The building is comprised of a series of rooms that connect and juxtapose the museum’s many functions from public to semi-public, the permanent and the temporary exhibits, contemplative and educational activities — all within a layered flow that will also include “breathing” vistas of the exuberant Miami exteriors (through the largest hurricane-resistant glass in the United States). This carefully orchestrated assemblage of spaces will sit on a vast elevated plateau, topped by an expansive and sleek canopy. Both the canopy and the plateau will be larger than the built space, giving large areas for exterior programing, creating a balanced inward and outward orientation as it integrates the park with the design. “Shade is a precious good in Miami and this museum will offer plenty of it,” notes Horner.
Terence Riley, partner at Keenen Riley Architects, was MAM’s director between 2006 and 2009, and had an active role in keeping the HdM design in close coordination with the program. “It’s an incredible structure that makes for very engaging spatial relationships,” Riley says. “Nothing will prepare people for the experience of moving through the public spaces and galleries. It will be really one of the most sophisticated museum buildings of our times.”
To build such a structure, a rigorous selection process was put in place and the firm of Moriarty Florida was selected as construction manager. Their track record, having built the expansion of Boston Museum of Art and many high end condos in South Florida, gave them the right background needed for a project like this. Once selected, they coordinated the construction and delivery of actual size prototypes of sections of the project (later used to test finish options and assorted spatial analysis) as part of determining who the concrete sub-contractor would be. “Our construction team is constantly being challenged–and responding–to ensure that we captured the intent of the design, and within a high level of coordination of all parts and parties involved,” says Fernando Vilela, project superintendent at Moriarty Florida.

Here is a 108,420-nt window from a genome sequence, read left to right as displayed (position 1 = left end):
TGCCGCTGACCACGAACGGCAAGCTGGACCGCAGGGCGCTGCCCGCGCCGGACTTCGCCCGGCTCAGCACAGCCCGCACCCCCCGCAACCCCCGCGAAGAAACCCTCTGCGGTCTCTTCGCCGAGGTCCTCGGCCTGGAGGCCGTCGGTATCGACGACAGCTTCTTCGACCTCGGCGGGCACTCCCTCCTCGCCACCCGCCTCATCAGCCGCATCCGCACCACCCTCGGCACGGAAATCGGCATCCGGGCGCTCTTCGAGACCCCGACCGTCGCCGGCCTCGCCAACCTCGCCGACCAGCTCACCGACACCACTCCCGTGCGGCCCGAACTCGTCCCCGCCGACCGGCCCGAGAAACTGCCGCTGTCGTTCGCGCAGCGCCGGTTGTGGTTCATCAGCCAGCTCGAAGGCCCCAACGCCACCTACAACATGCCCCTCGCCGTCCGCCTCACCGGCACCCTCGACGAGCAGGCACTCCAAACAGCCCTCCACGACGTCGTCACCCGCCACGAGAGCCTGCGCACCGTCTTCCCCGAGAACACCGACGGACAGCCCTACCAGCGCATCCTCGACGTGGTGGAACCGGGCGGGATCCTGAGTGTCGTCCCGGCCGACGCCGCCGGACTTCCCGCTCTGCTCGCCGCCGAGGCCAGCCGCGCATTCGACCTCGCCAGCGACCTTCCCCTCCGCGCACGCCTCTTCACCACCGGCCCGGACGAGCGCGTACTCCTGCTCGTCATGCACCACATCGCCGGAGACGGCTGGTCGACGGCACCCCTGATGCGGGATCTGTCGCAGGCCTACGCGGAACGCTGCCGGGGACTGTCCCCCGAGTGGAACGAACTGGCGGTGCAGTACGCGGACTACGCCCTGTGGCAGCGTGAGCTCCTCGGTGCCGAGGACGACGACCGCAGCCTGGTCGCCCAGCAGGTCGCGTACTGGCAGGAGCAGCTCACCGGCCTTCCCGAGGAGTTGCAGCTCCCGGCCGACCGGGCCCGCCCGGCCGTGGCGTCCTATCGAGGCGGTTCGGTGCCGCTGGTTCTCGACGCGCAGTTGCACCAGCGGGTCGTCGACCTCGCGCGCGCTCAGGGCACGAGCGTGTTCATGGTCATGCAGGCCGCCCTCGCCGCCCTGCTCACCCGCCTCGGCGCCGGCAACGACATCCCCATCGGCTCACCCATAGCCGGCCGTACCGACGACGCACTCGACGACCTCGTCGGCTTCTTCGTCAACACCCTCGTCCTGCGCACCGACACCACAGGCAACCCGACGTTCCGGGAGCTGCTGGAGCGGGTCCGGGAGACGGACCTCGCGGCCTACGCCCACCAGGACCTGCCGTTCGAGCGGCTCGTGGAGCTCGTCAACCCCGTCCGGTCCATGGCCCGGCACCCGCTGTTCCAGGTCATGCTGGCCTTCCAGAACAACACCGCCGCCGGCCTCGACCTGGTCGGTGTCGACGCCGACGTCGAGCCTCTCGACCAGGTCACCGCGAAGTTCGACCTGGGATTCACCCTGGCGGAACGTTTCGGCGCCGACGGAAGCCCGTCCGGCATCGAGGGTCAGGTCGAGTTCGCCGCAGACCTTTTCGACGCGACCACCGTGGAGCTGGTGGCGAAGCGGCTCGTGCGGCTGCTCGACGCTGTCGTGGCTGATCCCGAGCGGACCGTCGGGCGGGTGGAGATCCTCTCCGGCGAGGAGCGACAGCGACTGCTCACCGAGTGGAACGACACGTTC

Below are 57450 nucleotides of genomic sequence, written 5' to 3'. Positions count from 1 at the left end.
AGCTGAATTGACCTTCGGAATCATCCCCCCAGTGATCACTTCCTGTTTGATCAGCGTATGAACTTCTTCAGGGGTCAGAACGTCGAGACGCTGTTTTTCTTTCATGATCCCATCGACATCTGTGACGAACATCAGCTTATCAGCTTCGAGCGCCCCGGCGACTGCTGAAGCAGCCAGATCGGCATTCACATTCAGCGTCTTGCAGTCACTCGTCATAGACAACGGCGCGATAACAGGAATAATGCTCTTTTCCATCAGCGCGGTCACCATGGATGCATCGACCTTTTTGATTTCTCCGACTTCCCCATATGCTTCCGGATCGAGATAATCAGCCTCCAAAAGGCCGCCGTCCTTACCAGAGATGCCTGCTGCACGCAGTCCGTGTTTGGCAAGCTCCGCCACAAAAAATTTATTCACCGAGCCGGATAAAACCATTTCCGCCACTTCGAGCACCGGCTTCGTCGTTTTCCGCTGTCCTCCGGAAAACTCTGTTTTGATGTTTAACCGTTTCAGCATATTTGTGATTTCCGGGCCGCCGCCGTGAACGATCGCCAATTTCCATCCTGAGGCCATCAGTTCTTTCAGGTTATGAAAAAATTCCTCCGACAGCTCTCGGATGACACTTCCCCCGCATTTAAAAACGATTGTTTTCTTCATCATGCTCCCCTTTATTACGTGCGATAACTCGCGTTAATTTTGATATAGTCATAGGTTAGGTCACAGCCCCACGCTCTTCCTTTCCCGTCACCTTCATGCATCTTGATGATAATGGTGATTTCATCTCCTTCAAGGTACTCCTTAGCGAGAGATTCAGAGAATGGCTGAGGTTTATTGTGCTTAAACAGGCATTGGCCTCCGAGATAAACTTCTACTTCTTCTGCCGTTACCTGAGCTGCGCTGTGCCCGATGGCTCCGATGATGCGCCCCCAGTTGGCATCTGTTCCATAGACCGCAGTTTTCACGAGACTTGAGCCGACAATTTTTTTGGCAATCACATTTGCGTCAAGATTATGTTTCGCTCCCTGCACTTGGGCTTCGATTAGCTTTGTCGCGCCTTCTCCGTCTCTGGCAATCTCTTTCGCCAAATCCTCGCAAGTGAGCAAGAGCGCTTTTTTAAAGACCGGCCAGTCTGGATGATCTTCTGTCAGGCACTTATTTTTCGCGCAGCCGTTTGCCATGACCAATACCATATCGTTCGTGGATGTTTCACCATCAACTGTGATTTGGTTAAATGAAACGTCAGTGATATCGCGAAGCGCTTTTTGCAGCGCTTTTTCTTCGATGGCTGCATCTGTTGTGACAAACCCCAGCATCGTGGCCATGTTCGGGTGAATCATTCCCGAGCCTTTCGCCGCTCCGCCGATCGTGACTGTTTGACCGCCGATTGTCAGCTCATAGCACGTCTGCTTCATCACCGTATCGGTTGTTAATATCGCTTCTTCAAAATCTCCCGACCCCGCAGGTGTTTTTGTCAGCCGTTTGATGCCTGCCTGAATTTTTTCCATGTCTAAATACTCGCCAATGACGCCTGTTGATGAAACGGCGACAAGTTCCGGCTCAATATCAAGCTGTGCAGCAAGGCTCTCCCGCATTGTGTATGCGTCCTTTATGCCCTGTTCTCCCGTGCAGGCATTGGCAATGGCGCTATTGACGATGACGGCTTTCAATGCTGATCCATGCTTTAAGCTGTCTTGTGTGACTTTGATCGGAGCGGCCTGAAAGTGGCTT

Portnoff, with the Paratus Group, has overseen many high-profile museum projects, from the ground up, including challenging additions (the Renzo Piano designed expansion of the Gardner Museum in Boston is re-opening this week), says that by doing its “homework” and having a clearly defined set of requirements, the museum paved the way for design excellence. “They were very thoughtful and thorough in developing their building program, laying out the needs for showing art, for serving the community, for protecting visitors from the heat while engaging the park. Every design feature can be traced back to the program brief.”
Indeed, the Herzog & de Meuron design complies with and expands on what the program asked. It gives this young city a sophisticated place for an educated cultural growth, while displaying its art and fostering expansion. With its unique interaction with the site, MAM also reminds users that that this specific museum visit is unlike any other and that it’s happening in Miami.
Paul Clemence is an award-winning photographer whose work is part of many collections, including the Mies van der Rohe’s Archives and house by MoMa, New York. He exhibits both in the US and on the international fine art circuit, from classic B & W prints to large scale photo installations. A published author, his work can also be seen in major design and lifestyle publications. His “Architecture Photography” Facebook page (www.facebook.com/archi.photo) receives over half a million hits monthly.